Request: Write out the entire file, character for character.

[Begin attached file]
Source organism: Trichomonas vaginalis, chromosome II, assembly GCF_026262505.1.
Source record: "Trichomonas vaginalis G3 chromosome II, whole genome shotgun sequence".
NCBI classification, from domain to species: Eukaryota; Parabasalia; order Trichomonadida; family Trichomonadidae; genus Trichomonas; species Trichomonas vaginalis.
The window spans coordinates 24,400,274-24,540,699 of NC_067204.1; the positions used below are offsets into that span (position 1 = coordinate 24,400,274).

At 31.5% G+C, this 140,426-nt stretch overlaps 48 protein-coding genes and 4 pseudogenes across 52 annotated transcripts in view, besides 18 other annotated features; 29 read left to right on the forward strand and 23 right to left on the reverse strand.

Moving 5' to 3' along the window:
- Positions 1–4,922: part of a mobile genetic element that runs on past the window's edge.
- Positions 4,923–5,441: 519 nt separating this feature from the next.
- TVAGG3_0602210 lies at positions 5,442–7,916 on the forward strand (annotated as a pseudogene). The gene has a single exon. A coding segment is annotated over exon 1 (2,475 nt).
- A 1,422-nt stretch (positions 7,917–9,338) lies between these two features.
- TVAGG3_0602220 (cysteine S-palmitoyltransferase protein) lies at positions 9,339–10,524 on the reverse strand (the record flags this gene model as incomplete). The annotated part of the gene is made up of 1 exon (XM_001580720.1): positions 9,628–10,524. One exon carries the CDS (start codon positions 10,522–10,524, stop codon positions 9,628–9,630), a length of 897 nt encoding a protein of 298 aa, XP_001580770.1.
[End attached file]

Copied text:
Source organism: Trichomonas vaginalis, chromosome II, assembly GCF_026262505.1.
Source record: "Trichomonas vaginalis G3 chromosome II, whole genome shotgun sequence".
NCBI classification, from domain to species: Eukaryota; Parabasalia; order Trichomonadida; family Trichomonadidae; genus Trichomonas; species Trichomonas vaginalis.
The window spans coordinates 24,400,274-24,540,699 of NC_067204.1; the positions used below are offsets into that span (position 1 = coordinate 24,400,274).

At 31.5% G+C, this 140,426-nt stretch overlaps 48 protein-coding genes and 4 pseudogenes across 52 annotated transcripts in view, besides 18 other annotated features; 29 read left to right on the forward strand and 23 right to left on the reverse strand.

Moving 5' to 3' along the window:
- Positions 1–4,922: part of a mobile genetic element that runs on past the window's edge.
- Positions 4,923–5,441: 519 nt separating this feature from the next.
- TVAGG3_0602210 lies at positions 5,442–7,916 on the forward strand (annotated as a pseudogene). The gene has a single exon. A coding segment is annotated over exon 1 (2,475 nt).
- A 1,422-nt stretch (positions 7,917–9,338) lies between these two features.
- TVAGG3_0602220 (cysteine S-palmitoyltransferase protein) lies at positions 9,339–10,524 on the reverse strand (the record flags this gene model as incomplete). The annotated part of the gene is made up of 1 exon (XM_001580720.1): positions 9,628–10,524. One exon carries the CDS (start codon positions 10,522–10,524, stop codon positions 9,628–9,630), a length of 897 nt encoding a protein of 298 aa, XP_001580770.1.